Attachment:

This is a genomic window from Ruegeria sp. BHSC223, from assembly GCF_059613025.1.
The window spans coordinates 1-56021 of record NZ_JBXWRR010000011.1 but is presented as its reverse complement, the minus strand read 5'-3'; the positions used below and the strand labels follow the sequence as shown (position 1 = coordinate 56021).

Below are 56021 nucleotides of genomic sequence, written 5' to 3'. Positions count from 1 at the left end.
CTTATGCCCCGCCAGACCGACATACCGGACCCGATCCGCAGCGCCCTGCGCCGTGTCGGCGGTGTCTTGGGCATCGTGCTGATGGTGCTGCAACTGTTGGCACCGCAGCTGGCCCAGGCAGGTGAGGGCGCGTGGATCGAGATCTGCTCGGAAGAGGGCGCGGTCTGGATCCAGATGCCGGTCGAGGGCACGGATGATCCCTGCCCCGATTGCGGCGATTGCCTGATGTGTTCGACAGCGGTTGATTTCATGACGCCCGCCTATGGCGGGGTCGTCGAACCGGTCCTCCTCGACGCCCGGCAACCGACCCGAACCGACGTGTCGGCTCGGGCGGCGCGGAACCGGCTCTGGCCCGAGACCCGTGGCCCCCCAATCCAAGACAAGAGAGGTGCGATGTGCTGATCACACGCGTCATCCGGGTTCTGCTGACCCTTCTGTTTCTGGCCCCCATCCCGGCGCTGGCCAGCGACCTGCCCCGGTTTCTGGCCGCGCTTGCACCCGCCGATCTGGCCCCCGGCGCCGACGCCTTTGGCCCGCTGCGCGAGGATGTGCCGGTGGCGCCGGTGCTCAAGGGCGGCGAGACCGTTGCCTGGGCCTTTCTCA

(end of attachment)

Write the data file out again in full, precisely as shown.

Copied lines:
This is a genomic window from Ruegeria sp. BHSC223, from assembly GCF_059613025.1.
The window spans coordinates 1-56021 of record NZ_JBXWRR010000011.1 but is presented as its reverse complement, the minus strand read 5'-3'; the positions used below and the strand labels follow the sequence as shown (position 1 = coordinate 56021).

Below are 56021 nucleotides of genomic sequence, written 5' to 3'. Positions count from 1 at the left end.
CTTATGCCCCGCCAGACCGACATACCGGACCCGATCCGCAGCGCCCTGCGCCGTGTCGGCGGTGTCTTGGGCATCGTGCTGATGGTGCTGCAACTGTTGGCACCGCAGCTGGCCCAGGCAGGTGAGGGCGCGTGGATCGAGATCTGCTCGGAAGAGGGCGCGGTCTGGATCCAGATGCCGGTCGAGGGCACGGATGATCCCTGCCCCGATTGCGGCGATTGCCTGATGTGTTCGACAGCGGTTGATTTCATGACGCCCGCCTATGGCGGGGTCGTCGAACCGGTCCTCCTCGACGCCCGGCAACCGACCCGAACCGACGTGTCGGCTCGGGCGGCGCGGAACCGGCTCTGGCCCGAGACCCGTGGCCCCCCAATCCAAGACAAGAGAGGTGCGATGTGCTGATCACACGCGTCATCCGGGTTCTGCTGACCCTTCTGTTTCTGGCCCCCATCCCGGCGCTGGCCAGCGACCTGCCCCGGTTTCTGGCCGCGCTTGCACCCGCCGATCTGGCCCCCGGCGCCGACGCCTTTGGCCCGCTGCGCGAGGATGTGCCGGTGGCGCCGGTGCTCAAGGGCGGCGAGACCGTTGCCTGGGCCTTTCTCA